On entering the exhibition, viewers encounter Brick Wall: rows of shelves reminiscent of Hirst’s The Void but lined with what can best be described as ‘stuff’, instead of pills. (It is pieces from a building kit, but this is not an immediately familiar visual reference.) The Canadian identity offered in The Secret Handshake is fashioned in large part by empty but clearly labled product packages, crowd sourced from Canadians who attended the artist’s past events. The World is a tabled assemblage of bureaucratically-coloured model towers, planes, highways, missiles, and surveillance cameras; it feels like a mid-century urban planning model gone awry. The majority of ‘stuff’ in the exhibition, though, has been used to construct The Brain—a cognitive self-portrait of the artist in which the bits and pieces have been arranged according to specific regions of brain function.
In terms of emergent patterns, Growing Up Utopian succinctly illustrates the manner in which contrasting impulses tend to run through the show. The section consists of two Lego creations. The first, 345 Modern House, consists of multiples of the only Lego kit Coupland bought as a kid; it is a grid of 100 identical, white single family dwellings that recalls the unanticipated dystopian monotony of post-war suburban ideals. The second Lego creation, Towers, is a soaring cluster of 50 irregularly shaped multichromatic structures that were built collaboratively over several months. Set under their section’s title, the pieces suggest two potentially utopic social conditions, two visions of The Future—an historical one, and one that might feel more current. These Futures could be mapped to two versions of progress: progress as increasing simplicity and order, or progress as increasing complexity and flexibility. The bias here seems to be towards the latter.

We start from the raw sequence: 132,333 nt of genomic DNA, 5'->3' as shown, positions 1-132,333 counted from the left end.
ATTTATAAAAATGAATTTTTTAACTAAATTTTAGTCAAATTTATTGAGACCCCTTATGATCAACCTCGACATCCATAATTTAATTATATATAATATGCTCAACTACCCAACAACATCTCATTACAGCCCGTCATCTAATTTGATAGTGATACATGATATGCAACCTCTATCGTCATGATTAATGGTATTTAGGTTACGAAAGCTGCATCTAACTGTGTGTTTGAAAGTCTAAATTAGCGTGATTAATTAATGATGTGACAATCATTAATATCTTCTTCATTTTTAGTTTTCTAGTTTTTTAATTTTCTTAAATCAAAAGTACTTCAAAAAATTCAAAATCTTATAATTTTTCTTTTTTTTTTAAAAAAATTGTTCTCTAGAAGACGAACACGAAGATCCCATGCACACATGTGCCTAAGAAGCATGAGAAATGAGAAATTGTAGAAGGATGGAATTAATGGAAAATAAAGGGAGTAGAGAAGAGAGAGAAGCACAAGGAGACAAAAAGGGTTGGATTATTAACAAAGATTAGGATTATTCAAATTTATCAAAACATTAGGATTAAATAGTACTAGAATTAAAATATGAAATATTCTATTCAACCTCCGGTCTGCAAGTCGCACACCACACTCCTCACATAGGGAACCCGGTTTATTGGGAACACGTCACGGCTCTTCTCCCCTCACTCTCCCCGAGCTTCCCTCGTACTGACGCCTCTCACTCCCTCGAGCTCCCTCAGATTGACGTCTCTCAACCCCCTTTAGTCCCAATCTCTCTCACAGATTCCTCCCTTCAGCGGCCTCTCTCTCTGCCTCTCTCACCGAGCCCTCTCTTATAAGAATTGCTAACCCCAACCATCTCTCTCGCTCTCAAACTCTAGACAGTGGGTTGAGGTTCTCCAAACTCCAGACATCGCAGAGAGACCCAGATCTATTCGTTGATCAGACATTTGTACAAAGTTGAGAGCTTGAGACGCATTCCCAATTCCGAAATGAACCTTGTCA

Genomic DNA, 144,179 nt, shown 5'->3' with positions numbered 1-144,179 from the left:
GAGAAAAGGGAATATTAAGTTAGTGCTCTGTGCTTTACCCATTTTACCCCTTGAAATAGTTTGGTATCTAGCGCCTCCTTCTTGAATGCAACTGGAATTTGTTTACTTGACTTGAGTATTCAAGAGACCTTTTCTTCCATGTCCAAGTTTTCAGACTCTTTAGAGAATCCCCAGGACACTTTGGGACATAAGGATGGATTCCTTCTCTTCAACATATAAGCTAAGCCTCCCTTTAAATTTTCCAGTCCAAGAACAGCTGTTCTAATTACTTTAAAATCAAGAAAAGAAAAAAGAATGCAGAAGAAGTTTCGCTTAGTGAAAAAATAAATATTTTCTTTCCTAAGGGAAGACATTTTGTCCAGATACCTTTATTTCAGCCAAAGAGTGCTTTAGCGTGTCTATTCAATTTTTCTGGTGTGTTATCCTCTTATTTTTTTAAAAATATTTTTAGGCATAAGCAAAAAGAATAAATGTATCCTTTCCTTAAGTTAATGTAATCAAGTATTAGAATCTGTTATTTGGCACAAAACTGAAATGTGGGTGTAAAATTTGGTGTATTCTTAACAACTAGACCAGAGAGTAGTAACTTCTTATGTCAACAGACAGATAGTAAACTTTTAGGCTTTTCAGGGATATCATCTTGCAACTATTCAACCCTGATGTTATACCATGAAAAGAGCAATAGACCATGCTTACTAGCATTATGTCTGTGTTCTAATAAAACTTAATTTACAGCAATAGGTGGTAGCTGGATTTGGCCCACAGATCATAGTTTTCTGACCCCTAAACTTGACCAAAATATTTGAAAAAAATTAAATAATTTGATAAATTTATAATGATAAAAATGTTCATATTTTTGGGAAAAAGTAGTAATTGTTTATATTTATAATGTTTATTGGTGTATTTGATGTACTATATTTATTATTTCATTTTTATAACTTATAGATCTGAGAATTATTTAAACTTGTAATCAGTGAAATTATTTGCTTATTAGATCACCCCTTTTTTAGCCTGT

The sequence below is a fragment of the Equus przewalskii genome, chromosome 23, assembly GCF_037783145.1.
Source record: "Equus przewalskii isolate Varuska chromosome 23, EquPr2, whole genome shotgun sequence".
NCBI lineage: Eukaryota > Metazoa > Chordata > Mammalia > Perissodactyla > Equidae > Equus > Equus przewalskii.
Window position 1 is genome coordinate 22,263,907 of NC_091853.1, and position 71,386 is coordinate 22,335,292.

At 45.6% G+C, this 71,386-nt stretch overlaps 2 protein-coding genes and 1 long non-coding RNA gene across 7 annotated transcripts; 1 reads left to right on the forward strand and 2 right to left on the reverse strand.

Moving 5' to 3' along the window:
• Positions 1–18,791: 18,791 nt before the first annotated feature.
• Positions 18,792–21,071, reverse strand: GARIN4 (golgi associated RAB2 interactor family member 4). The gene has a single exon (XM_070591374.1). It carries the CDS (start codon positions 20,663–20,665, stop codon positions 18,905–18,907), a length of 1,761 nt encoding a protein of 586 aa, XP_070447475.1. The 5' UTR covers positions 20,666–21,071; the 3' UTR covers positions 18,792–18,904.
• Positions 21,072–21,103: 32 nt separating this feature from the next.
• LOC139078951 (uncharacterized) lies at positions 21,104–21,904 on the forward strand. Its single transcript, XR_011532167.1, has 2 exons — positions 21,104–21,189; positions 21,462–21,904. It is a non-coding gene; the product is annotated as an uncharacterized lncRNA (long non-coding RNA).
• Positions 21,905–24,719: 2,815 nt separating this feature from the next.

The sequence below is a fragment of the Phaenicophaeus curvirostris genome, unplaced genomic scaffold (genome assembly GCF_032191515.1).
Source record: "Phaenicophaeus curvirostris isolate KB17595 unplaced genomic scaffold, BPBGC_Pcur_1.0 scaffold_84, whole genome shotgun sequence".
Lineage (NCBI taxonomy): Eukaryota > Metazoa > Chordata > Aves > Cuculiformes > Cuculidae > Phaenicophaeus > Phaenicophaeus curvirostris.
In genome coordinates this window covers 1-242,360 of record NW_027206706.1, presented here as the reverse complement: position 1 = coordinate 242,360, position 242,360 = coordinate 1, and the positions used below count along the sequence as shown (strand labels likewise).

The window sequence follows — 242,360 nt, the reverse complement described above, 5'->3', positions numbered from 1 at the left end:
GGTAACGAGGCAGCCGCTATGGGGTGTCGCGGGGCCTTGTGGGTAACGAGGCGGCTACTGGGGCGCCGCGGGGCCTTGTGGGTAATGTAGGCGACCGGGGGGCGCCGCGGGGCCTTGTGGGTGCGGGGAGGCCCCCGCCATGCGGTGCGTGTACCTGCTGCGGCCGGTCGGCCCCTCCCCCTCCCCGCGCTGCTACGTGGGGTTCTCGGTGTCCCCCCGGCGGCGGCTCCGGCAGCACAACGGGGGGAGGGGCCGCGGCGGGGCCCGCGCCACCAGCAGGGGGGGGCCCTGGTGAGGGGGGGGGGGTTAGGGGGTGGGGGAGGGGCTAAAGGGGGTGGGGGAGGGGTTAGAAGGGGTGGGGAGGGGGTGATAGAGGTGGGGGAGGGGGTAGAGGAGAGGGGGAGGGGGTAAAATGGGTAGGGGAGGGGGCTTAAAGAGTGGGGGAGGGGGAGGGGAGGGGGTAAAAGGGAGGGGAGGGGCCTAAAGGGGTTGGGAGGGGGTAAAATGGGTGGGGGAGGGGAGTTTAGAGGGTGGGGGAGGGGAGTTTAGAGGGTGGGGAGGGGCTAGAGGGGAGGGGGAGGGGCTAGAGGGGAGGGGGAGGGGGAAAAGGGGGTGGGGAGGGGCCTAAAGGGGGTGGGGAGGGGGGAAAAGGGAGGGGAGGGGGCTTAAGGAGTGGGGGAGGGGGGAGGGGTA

Despite an overall fairly buoyant pop character, the exhibition is also seeded with threat, both social and environmental. In The Secret Handshake, blood seeps out from under a chain locked ice-freezer, perhaps alluding to Canada’s violent colonial past and present, though these is little to orient the viewer as to a particular reason for it. A model of Toronto’s CN tower, titled Rob Ford’s Scepter, lies snapped off and charred at the base—not a particularly optimistic reflection of civic politics. A large sculptural electrical tower is bent and bowed before remixed Group of Seven landscapes, an arrangement that seems to pit human structures futilely against nature, and which directly references a ferocious winter storm that crumpled such a connective structure in real life. One of the 21st century Slogans flat out declares: “Healthy people are bad for capitalism”. In The Brain, Coupland’s death drive is represented by the oil-slicked carcass of a seabird.